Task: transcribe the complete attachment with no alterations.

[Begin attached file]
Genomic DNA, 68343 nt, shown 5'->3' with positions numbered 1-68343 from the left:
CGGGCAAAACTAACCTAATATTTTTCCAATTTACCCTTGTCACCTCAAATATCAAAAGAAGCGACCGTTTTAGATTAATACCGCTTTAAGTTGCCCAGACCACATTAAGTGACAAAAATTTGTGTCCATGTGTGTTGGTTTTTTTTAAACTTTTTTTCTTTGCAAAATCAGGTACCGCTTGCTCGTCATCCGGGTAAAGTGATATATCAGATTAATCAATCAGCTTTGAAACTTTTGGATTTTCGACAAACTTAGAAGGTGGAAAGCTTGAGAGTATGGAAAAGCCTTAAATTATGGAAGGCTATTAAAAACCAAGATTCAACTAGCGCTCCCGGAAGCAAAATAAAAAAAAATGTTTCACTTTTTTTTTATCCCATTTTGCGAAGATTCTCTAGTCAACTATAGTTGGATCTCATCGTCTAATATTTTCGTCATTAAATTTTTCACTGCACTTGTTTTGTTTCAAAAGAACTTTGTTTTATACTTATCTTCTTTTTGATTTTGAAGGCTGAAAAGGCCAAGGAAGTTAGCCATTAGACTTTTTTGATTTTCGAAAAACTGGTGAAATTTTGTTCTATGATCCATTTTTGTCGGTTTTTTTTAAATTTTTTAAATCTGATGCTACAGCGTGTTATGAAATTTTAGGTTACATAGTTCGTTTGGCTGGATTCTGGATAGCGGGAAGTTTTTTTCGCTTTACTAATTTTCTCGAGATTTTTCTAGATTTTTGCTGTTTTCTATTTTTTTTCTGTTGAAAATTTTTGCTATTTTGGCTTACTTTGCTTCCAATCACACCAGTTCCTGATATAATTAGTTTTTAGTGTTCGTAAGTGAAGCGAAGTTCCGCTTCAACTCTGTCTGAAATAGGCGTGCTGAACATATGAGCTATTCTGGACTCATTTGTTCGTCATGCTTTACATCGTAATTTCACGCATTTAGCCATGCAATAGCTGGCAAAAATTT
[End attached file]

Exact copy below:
Genomic DNA, 68343 nt, shown 5'->3' with positions numbered 1-68343 from the left:
CGGGCAAAACTAACCTAATATTTTTCCAATTTACCCTTGTCACCTCAAATATCAAAAGAAGCGACCGTTTTAGATTAATACCGCTTTAAGTTGCCCAGACCACATTAAGTGACAAAAATTTGTGTCCATGTGTGTTGGTTTTTTTTAAACTTTTTTTCTTTGCAAAATCAGGTACCGCTTGCTCGTCATCCGGGTAAAGTGATATATCAGATTAATCAATCAGCTTTGAAACTTTTGGATTTTCGACAAACTTAGAAGGTGGAAAGCTTGAGAGTATGGAAAAGCCTTAAATTATGGAAGGCTATTAAAAACCAAGATTCAACTAGCGCTCCCGGAAGCAAAATAAAAAAAAATGTTTCACTTTTTTTTTATCCCATTTTGCGAAGATTCTCTAGTCAACTATAGTTGGATCTCATCGTCTAATATTTTCGTCATTAAATTTTTCACTGCACTTGTTTTGTTTCAAAAGAACTTTGTTTTATACTTATCTTCTTTTTGATTTTGAAGGCTGAAAAGGCCAAGGAAGTTAGCCATTAGACTTTTTTGATTTTCGAAAAACTGGTGAAATTTTGTTCTATGATCCATTTTTGTCGGTTTTTTTTAAATTTTTTAAATCTGATGCTACAGCGTGTTATGAAATTTTAGGTTACATAGTTCGTTTGGCTGGATTCTGGATAGCGGGAAGTTTTTTTCGCTTTACTAATTTTCTCGAGATTTTTCTAGATTTTTGCTGTTTTCTATTTTTTTTCTGTTGAAAATTTTTGCTATTTTGGCTTACTTTGCTTCCAATCACACCAGTTCCTGATATAATTAGTTTTTAGTGTTCGTAAGTGAAGCGAAGTTCCGCTTCAACTCTGTCTGAAATAGGCGTGCTGAACATATGAGCTATTCTGGACTCATTTGTTCGTCATGCTTTACATCGTAATTTCACGCATTTAGCCATGCAATAGCTGGCAAAAATTT